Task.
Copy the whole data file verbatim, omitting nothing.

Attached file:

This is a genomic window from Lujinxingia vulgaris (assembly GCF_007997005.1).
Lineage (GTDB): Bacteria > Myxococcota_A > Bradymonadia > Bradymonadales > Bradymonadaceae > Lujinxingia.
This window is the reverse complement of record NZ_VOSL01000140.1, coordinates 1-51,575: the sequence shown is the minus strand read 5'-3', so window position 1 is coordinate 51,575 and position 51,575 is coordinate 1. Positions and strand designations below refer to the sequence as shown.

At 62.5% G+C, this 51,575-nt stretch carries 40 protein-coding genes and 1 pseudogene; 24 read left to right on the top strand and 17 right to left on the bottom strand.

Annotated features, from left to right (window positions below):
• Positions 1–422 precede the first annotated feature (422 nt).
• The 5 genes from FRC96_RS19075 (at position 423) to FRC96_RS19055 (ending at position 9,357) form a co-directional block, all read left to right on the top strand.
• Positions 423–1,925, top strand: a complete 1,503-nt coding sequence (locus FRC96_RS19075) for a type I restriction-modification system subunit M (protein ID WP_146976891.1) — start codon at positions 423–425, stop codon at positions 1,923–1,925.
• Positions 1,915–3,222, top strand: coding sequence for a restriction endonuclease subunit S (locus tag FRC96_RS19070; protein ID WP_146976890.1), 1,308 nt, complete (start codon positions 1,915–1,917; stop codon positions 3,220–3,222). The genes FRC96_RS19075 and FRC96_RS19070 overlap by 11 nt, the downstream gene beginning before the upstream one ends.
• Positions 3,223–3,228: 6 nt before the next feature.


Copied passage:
This is a genomic window from Lujinxingia vulgaris (assembly GCF_007997005.1).
Lineage (GTDB): Bacteria > Myxococcota_A > Bradymonadia > Bradymonadales > Bradymonadaceae > Lujinxingia.
This window is the reverse complement of record NZ_VOSL01000140.1, coordinates 1-51,575: the sequence shown is the minus strand read 5'-3', so window position 1 is coordinate 51,575 and position 51,575 is coordinate 1. Positions and strand designations below refer to the sequence as shown.

At 62.5% G+C, this 51,575-nt stretch carries 40 protein-coding genes and 1 pseudogene; 24 read left to right on the top strand and 17 right to left on the bottom strand.

Annotated features, from left to right (window positions below):
• Positions 1–422 precede the first annotated feature (422 nt).
• The 5 genes from FRC96_RS19075 (at position 423) to FRC96_RS19055 (ending at position 9,357) form a co-directional block, all read left to right on the top strand.
• Positions 423–1,925, top strand: a complete 1,503-nt coding sequence (locus FRC96_RS19075) for a type I restriction-modification system subunit M (protein ID WP_146976891.1) — start codon at positions 423–425, stop codon at positions 1,923–1,925.
• Positions 1,915–3,222, top strand: coding sequence for a restriction endonuclease subunit S (locus tag FRC96_RS19070; protein ID WP_146976890.1), 1,308 nt, complete (start codon positions 1,915–1,917; stop codon positions 3,220–3,222). The genes FRC96_RS19075 and FRC96_RS19070 overlap by 11 nt, the downstream gene beginning before the upstream one ends.
• Positions 3,223–3,228: 6 nt before the next feature.